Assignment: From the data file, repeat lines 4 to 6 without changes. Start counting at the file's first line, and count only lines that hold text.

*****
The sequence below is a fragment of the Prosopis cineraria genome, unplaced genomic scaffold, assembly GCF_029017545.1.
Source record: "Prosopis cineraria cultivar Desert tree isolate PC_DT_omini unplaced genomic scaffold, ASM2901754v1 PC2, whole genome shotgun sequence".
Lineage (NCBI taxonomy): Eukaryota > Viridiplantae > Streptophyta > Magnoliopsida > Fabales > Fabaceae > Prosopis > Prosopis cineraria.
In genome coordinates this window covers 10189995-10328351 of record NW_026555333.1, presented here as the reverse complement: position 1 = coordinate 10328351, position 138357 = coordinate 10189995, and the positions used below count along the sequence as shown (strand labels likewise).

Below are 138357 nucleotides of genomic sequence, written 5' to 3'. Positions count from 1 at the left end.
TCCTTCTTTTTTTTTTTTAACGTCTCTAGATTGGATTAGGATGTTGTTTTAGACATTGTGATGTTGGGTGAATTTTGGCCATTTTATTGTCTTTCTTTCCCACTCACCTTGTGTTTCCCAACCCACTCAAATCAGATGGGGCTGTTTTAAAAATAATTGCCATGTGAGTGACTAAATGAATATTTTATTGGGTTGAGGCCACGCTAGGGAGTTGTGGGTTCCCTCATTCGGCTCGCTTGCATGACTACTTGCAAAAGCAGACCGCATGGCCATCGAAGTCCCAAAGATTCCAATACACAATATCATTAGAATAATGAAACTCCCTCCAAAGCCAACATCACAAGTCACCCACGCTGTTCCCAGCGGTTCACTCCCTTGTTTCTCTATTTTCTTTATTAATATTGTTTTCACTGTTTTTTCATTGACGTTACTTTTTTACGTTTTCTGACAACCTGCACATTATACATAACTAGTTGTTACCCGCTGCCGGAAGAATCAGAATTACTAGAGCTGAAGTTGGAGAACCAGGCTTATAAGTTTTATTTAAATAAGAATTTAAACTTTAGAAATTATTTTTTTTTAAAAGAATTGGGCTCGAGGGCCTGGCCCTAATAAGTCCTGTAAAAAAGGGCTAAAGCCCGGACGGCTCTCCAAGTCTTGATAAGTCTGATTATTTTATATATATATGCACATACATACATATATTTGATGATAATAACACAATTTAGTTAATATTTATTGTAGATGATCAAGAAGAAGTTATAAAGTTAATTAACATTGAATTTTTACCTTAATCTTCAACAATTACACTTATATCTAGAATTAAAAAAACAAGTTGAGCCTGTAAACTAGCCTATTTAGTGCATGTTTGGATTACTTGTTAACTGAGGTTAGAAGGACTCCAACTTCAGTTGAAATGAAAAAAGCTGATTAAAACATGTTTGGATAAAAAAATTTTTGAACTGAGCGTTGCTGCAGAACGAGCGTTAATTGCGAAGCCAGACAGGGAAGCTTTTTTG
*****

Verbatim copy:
In genome coordinates this window covers 10189995-10328351 of record NW_026555333.1, presented here as the reverse complement: position 1 = coordinate 10328351, position 138357 = coordinate 10189995, and the positions used below count along the sequence as shown (strand labels likewise).

Below are 138357 nucleotides of genomic sequence, written 5' to 3'. Positions count from 1 at the left end.
TCCTTCTTTTTTTTTTTTAACGTCTCTAGATTGGATTAGGATGTTGTTTTAGACATTGTGATGTTGGGTGAATTTTGGCCATTTTATTGTCTTTCTTTCCCACTCACCTTGTGTTTCCCAACCCACTCAAATCAGATGGGGCTGTTTTAAAAATAATTGCCATGTGAGTGACTAAATGAATATTTTATTGGGTTGAGGCCACGCTAGGGAGTTGTGGGTTCCCTCATTCGGCTCGCTTGCATGACTACTTGCAAAAGCAGACCGCATGGCCATCGAAGTCCCAAAGATTCCAATACACAATATCATTAGAATAATGAAACTCCCTCCAAAGCCAACATCACAAGTCACCCACGCTGTTCCCAGCGGTTCACTCCCTTGTTTCTCTATTTTCTTTATTAATATTGTTTTCACTGTTTTTTCATTGACGTTACTTTTTTACGTTTTCTGACAACCTGCACATTATACATAACTAGTTGTTACCCGCTGCCGGAAGAATCAGAATTACTAGAGCTGAAGTTGGAGAACCAGGCTTATAAGTTTTATTTAAATAAGAATTTAAACTTTAGAAATTATTTTTTTTTAAAAGAATTGGGCTCGAGGGCCTGGCCCTAATAAGTCCTGTAAAAAAGGGCTAAAGCCCGGACGGCTCTCCAAGTCTTGATAAGTCTGATTATTTTATATATATATGCACATACATACATATATTTGATGATAATAACACAATTTAGTTAATATTTATTGTAGATGATCAAGAAGAAGTTATAAAGTTAATTAACATTGAATTTTTACCTTAATCTTCAACAATTACACTTATATCTAGAATTAAAAAAACAAGTTGAGCCTGTAAACTAGCCTATTTAGTGCATGTTTGGATTACTTGTTAACTGAGGTTAGAAGGACTCCAACTTCAGTTGAAATGAAAAAAGCTGATTAAAACATGTTTGGATAAAAAAATTTTTGAACTGAGCGTTGCTGCAGAACGAGCGTTAATTGCGAAGCCAGACAGGGAAGCTTTTTTG